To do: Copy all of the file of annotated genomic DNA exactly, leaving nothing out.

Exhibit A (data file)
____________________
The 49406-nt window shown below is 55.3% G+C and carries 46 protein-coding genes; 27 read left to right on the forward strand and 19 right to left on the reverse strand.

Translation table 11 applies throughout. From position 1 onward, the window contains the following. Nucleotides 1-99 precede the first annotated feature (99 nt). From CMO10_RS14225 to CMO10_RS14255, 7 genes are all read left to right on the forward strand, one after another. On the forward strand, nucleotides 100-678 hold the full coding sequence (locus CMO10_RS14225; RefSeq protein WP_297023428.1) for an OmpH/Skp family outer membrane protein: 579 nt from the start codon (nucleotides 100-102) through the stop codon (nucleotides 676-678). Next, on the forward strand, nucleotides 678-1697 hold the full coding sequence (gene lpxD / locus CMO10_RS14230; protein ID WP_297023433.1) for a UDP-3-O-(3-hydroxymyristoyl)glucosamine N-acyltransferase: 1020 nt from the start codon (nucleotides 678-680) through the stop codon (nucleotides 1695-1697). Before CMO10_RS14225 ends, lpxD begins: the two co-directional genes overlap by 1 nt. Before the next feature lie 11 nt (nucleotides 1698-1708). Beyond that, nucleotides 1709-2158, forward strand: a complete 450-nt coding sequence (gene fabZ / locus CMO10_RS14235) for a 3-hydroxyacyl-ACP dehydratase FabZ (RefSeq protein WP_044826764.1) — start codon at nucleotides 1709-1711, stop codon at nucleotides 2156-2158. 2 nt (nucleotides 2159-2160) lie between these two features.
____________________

The 49406-nt window shown below is 55.3% G+C and carries 46 protein-coding genes; 27 read left to right on the forward strand and 19 right to left on the reverse strand.

Translation table 11 applies throughout. From position 1 onward, the window contains the following. Nucleotides 1-99 precede the first annotated feature (99 nt). From CMO10_RS14225 to CMO10_RS14255, 7 genes are all read left to right on the forward strand, one after another. On the forward strand, nucleotides 100-678 hold the full coding sequence (locus CMO10_RS14225; RefSeq protein WP_297023428.1) for an OmpH/Skp family outer membrane protein: 579 nt from the start codon (nucleotides 100-102) through the stop codon (nucleotides 676-678). Next, on the forward strand, nucleotides 678-1697 hold the full coding sequence (gene lpxD / locus CMO10_RS14230; protein ID WP_297023433.1) for a UDP-3-O-(3-hydroxymyristoyl)glucosamine N-acyltransferase: 1020 nt from the start codon (nucleotides 678-680) through the stop codon (nucleotides 1695-1697). Before CMO10_RS14225 ends, lpxD begins: the two co-directional genes overlap by 1 nt. Before the next feature lie 11 nt (nucleotides 1698-1708). Beyond that, nucleotides 1709-2158, forward strand: a complete 450-nt coding sequence (gene fabZ / locus CMO10_RS14235) for a 3-hydroxyacyl-ACP dehydratase FabZ (RefSeq protein WP_044826764.1) — start codon at nucleotides 1709-1711, stop codon at nucleotides 2156-2158. 2 nt (nucleotides 2159-2160) lie between these two features.